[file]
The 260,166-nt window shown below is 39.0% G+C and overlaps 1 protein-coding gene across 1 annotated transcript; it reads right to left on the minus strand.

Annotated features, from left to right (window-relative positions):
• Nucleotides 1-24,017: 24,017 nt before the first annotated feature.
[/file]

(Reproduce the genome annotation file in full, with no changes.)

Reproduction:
The 260,166-nt window shown below is 39.0% G+C and overlaps 1 protein-coding gene across 1 annotated transcript; it reads right to left on the minus strand.

Annotated features, from left to right (window-relative positions):
• Nucleotides 1-24,017: 24,017 nt before the first annotated feature.